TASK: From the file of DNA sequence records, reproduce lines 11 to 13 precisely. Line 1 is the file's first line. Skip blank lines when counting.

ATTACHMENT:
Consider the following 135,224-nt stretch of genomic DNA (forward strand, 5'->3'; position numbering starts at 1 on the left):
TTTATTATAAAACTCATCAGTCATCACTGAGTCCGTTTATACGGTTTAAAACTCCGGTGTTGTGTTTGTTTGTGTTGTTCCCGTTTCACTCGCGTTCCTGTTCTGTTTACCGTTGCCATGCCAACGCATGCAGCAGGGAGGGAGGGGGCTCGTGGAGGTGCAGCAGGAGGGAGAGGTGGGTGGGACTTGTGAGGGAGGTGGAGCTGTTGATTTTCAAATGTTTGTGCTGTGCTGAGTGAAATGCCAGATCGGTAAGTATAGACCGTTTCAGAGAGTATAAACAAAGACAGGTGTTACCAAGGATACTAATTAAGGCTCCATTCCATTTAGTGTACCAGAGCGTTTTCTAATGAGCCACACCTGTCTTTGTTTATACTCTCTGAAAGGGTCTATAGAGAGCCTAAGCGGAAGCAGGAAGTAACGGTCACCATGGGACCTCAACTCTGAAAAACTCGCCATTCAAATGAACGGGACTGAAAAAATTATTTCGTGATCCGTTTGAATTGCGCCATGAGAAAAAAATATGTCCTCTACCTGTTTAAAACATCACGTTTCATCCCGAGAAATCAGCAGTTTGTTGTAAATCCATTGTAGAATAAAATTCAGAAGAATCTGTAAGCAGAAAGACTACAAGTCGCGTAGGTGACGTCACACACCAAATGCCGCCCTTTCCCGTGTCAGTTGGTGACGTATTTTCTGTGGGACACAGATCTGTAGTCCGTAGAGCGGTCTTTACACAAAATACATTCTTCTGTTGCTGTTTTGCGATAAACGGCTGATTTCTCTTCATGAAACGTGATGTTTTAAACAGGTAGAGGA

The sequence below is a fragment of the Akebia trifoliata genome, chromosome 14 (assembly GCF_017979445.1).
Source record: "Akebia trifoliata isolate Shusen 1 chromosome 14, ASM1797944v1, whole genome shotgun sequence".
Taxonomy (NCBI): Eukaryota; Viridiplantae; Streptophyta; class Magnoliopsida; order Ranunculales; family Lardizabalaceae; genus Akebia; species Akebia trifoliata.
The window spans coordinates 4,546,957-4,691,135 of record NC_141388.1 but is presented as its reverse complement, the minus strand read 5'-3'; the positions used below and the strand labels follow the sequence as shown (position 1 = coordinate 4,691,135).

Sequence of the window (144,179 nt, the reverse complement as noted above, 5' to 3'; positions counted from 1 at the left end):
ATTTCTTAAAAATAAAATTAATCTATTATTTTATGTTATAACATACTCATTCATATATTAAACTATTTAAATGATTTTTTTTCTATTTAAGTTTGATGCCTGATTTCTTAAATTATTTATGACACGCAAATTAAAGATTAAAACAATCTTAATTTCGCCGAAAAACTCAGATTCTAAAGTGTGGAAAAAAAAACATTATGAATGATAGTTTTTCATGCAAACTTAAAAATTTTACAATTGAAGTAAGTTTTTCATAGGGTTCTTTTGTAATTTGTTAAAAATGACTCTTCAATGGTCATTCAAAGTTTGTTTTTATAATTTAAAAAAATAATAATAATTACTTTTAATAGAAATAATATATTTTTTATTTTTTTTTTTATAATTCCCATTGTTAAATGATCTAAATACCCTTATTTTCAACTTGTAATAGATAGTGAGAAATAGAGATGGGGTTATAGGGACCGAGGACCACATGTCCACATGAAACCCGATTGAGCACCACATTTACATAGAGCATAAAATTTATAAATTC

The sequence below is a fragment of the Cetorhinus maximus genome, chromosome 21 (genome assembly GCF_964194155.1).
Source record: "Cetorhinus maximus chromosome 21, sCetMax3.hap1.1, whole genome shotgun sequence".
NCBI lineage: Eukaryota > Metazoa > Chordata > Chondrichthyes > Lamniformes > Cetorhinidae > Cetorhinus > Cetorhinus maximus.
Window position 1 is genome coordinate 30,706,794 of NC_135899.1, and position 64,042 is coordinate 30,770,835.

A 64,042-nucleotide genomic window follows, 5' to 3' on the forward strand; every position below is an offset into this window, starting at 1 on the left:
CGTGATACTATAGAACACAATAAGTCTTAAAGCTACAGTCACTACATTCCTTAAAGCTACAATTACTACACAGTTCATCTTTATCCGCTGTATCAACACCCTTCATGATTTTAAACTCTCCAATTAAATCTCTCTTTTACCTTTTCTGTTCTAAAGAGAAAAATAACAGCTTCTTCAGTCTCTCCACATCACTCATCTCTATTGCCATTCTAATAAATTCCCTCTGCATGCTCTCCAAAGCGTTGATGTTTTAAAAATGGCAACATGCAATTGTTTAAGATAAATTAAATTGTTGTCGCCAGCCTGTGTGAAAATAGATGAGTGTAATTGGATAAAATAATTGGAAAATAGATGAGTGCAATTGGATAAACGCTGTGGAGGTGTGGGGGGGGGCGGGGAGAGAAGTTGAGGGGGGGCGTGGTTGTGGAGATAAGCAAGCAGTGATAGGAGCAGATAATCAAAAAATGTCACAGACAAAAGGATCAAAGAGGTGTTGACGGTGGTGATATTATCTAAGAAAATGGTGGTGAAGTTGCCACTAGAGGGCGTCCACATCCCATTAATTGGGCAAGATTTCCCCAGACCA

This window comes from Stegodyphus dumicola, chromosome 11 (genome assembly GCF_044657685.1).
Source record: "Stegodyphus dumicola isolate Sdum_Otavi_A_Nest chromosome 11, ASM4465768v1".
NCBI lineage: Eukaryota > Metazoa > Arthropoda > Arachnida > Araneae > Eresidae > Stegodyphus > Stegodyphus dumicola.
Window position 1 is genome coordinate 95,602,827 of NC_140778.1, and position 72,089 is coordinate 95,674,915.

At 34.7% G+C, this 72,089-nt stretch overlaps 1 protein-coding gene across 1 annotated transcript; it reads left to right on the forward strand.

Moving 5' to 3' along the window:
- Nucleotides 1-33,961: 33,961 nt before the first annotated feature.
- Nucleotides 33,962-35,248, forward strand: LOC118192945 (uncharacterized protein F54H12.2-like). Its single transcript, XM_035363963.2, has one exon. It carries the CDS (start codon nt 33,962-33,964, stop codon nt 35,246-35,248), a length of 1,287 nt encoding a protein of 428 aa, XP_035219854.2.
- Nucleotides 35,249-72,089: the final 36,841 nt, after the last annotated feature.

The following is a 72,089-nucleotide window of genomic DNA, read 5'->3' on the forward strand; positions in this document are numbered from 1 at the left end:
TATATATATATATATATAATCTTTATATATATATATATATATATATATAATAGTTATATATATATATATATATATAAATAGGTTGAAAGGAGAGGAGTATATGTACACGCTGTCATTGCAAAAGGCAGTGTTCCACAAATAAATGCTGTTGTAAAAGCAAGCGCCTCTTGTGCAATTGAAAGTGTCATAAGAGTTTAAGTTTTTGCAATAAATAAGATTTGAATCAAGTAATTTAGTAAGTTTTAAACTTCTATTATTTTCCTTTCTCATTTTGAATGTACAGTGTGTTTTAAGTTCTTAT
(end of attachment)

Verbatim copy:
NCBI lineage: Eukaryota > Metazoa > Chordata > Chondrichthyes > Lamniformes > Cetorhinidae > Cetorhinus > Cetorhinus maximus.
Window position 1 is genome coordinate 30,706,794 of NC_135899.1, and position 64,042 is coordinate 30,770,835.

A 64,042-nucleotide genomic window follows, 5' to 3' on the forward strand; every position below is an offset into this window, starting at 1 on the left: